Monday had a first day of school type of feel at 49ers headquarters.
With the team's nine-week offseason strength program officially beginning, a number of veterans, second-year players and free agent additions made their way to the rapidly changing confines of 4949 Centennial Blvd., to take part in two different workout groups.
Under the rules of the NFL's new collective bargaining agreement, the team's OSP will have three phases, beginning immediately with a two-week period that keeps activities limited to "strength and conditioning" as well as "physical rehabilitation."
Defensive captain Joe Staley seemed to be enjoying the start to this year's program. The five-time Pro Bowl linebacker cooled down after his workout by conversing with new teammates Brandon Jacobs and Mario Manningham, who both signed with the 49ers after winning Super Bowl XLII with the New York Giants.
"We added on some good players, some guys who are really going to help make a difference. And that's what we need," Willis said after working out in the morning group. "We're not a pride team; we're about doing everything we need to do to get it done. It's good to have these guys."
Before saying anything else, Willis stopped, looked at Manningham passing him in the locker room and jokingly remarked, "I'm going to steal his jacket. I can't fit in it, but I'm about to take that…"
Willis chuckled at his new teammates and then began to assess the first day working with a majority of the 2012 team.
"It was a good turnout," Willis said. "We're eager to get back at it and get started and pick up where we left off."
The same can be said for Jacobs and Manningham, who look to repeat their 2011 success with a new club.
"I'm just trying to go back to where we just came from," said Manningham, who met San Francisco Giants Hall of Famer Willie Mays over the weekend before attending his first day of training with the 49ers. "This team has Super Bowl potential; I'm going to ride with them. This is my new team. I know they're going to ride with me."
A similar sentiment was spoken by Rock Cartwright, a veteran running back and special teams contributor who also joined the 49ers via free agency. Cartwright, too, liked seeing so many new teammates at once.
"Pretty much everybody was here outside working. It's a great sign," he said. "I'm looking forward to continuing to grow with the guys and move in the right direction."
Cartwright has already built relationships with his new teammates having played in Washington with cornerback Carlos Rogers and against players like Jacobs many times in NFC East divisional play.
"It's always good to see familiar faces, especially Carlos," Cartwright said. "Knowing Brandon, I always used to holler at him after the games when I was in Washington. Guys are welcoming me with open arms, so far, it's been good."
The biggest change for Cartwright has been getting to know the program installed by head strength and conditioning coach Mark Uyeyama.
However, new players will have plenty of time to understand Uyeyama's expectations. Under the new CBA, only strength coaches can be on the field during the first two weeks of the strength program. Also, quarterbacks may throw to uncovered receivers.
"He knows exactly what he's talking about," Cartwright shared. "When you have a guy who knows what he's talking about, takes care of your body and tries to do the right things, it's always a plus."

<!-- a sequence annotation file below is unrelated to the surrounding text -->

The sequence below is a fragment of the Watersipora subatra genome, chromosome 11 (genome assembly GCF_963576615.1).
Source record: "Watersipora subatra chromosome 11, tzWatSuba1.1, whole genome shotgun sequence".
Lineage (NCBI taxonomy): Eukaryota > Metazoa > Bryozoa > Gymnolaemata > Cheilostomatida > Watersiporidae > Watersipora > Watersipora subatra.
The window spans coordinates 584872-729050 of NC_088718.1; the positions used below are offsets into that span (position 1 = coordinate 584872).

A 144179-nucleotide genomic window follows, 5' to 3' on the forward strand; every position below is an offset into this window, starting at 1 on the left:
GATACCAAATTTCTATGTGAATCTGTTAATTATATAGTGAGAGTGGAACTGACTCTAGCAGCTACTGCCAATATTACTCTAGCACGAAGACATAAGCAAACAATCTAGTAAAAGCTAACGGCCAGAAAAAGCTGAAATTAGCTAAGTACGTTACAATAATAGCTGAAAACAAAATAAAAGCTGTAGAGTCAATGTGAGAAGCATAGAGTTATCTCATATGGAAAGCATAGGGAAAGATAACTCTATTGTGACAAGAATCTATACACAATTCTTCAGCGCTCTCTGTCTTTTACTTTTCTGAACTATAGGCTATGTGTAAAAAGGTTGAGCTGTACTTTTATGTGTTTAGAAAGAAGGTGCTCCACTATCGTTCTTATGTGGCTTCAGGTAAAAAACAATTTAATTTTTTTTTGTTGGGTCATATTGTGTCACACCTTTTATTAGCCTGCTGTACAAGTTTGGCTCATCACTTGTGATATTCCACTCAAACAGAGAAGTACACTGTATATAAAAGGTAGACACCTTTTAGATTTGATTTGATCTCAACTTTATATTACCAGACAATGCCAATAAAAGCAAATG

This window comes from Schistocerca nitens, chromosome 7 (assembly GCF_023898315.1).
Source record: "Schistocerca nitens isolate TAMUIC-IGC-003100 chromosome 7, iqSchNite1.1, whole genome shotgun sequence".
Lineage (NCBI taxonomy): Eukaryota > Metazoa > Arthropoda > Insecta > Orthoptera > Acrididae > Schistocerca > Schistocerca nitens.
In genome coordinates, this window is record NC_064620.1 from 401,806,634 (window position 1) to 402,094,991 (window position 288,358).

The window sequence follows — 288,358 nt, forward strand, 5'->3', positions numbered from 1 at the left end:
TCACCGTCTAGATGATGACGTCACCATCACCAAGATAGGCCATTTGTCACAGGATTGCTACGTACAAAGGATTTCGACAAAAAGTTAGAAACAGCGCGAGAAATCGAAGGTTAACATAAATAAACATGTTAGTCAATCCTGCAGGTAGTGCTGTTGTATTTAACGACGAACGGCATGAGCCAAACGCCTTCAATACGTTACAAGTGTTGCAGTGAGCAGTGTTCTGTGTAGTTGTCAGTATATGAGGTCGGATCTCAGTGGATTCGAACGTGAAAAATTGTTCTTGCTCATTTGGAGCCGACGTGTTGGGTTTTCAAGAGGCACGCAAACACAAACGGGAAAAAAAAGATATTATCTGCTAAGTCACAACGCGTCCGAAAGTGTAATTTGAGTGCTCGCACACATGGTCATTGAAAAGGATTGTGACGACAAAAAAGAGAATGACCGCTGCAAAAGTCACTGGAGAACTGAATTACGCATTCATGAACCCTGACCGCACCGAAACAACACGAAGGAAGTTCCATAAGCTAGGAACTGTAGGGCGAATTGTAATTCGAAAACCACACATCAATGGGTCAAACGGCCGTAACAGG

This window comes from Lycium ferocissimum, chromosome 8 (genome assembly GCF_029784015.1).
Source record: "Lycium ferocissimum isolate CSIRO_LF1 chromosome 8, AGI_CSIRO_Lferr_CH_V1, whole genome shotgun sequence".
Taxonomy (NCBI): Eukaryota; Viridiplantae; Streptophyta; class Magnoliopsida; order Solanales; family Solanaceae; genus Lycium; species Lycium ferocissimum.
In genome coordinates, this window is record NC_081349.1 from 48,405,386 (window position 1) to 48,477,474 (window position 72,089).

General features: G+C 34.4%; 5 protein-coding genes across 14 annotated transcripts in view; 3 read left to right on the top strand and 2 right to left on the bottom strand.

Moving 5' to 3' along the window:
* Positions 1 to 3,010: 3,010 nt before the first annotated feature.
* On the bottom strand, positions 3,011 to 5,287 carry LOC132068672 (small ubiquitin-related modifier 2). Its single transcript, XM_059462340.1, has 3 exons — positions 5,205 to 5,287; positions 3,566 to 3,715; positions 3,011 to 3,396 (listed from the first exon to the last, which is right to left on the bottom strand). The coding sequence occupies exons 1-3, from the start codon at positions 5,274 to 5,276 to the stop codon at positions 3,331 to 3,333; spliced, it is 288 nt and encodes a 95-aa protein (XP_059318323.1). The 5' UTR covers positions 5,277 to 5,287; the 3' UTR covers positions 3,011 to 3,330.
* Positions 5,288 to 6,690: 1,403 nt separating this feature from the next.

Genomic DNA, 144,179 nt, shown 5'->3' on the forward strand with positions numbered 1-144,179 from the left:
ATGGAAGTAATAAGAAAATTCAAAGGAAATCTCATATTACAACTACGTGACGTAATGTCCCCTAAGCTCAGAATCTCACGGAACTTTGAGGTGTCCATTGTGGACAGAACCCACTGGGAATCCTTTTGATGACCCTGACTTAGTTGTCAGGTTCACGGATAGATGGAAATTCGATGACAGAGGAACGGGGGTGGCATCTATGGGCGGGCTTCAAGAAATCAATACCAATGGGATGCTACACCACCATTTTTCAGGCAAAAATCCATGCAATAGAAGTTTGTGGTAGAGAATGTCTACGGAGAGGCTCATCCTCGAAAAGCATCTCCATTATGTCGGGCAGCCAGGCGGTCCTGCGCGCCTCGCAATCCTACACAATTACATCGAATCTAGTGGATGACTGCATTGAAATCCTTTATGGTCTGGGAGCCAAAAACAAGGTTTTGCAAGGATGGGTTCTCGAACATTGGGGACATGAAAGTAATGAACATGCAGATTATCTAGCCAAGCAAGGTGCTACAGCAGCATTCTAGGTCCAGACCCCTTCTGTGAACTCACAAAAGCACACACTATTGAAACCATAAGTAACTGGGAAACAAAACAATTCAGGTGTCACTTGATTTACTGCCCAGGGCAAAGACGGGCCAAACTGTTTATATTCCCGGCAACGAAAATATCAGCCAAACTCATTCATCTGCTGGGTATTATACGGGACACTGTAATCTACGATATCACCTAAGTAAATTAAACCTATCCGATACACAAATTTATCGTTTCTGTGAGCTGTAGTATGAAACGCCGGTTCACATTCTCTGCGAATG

Cartwright will have to wait until the second phase of the OSP to work with the rest of the 49ers coaching staff.
Coaches can be on the field for the three-week-long second phase of the program. At that point, offense and defense can't go against one another during the second phase. However, in the third and final, four-week-long phase, a total of 10 days of organized team activities can take place with helmets for the first time, but no other pads permitted.
For now, however, the emphasis will be on understanding the offseason strength and conditioning gameplan from Uyeyama.
Willis, himself, always looks forward to training with the 49ers strength staff, especially after working with Uyeyama for the past five seasons when Uyeyama served as an assistant before his promotion prior to 2011.
"Since day one when he came in as an assistant weight lifting coach, I've always been fascinated," Willis shared. "He had a knack for knowing guy's bodies. He won't just give you something right out of a book, or give it to you because it's something he's seen, he actually goes through it and does the workout himself to get a feel for it.
"He actually applies it to each guy. He doesn't force every guy to do the same thing or do it the same exact way."
Players like second-year cornerback Chris Culliver enjoy getting to know new teammates, but make sure to maximize the time with the training staff. The nickel cornerback said he'd like to have a better sophomore campaign in 2012. In his mind, hard work in the OSP will have him in position to take greater strides.
"I want to be better than I was last year, help my team out and try to have a big sophomore season," said Culliver, who recorded 36 tackles, seven pass breakups and one interception as a rookie. "The chemistry and the bond, seeing people here is definitely a positive step to what we're trying to achieve."
Culliver will get a chance to improve later in the offseason by matching up with the likes of Manningham and the other 49ers wideouts. But for now, the new 49ers and the veterans will enjoy the two-week period of strictly strength and conditioning work.
"It's a new beginning, so I definitely have to prove myself all over again," Cartwright shared. "I'm excited about the opportunity and I'm going to do my part.
"Hopefully we can get to the Super Bowl, but it starts here first. When you have almost 100 percent participation in the offseason that means a lot and it shows a lot. Guys are serious about their jobs and what we have in front of us."